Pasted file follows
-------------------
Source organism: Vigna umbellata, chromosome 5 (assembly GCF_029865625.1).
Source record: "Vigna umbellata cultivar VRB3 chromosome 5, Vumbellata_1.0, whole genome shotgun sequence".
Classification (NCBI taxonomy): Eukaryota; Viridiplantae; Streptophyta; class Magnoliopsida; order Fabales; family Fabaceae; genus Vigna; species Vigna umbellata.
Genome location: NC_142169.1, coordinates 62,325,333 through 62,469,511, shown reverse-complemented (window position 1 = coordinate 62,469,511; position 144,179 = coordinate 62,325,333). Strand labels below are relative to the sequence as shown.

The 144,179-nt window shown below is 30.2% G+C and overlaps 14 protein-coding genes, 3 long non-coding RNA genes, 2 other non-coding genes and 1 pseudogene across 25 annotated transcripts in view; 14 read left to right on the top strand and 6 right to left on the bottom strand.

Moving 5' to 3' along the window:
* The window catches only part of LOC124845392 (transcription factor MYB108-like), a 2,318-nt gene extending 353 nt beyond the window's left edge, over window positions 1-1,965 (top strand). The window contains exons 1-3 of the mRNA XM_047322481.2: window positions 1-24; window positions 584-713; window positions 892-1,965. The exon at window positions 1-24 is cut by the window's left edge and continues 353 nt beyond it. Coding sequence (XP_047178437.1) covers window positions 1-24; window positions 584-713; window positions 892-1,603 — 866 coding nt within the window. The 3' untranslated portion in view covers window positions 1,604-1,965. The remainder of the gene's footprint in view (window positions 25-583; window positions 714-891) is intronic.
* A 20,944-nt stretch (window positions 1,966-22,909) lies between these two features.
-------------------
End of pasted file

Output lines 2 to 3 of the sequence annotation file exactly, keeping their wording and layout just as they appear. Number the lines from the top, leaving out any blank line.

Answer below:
Source record: "Vigna umbellata cultivar VRB3 chromosome 5, Vumbellata_1.0, whole genome shotgun sequence".
Classification (NCBI taxonomy): Eukaryota; Viridiplantae; Streptophyta; class Magnoliopsida; order Fabales; family Fabaceae; genus Vigna; species Vigna umbellata.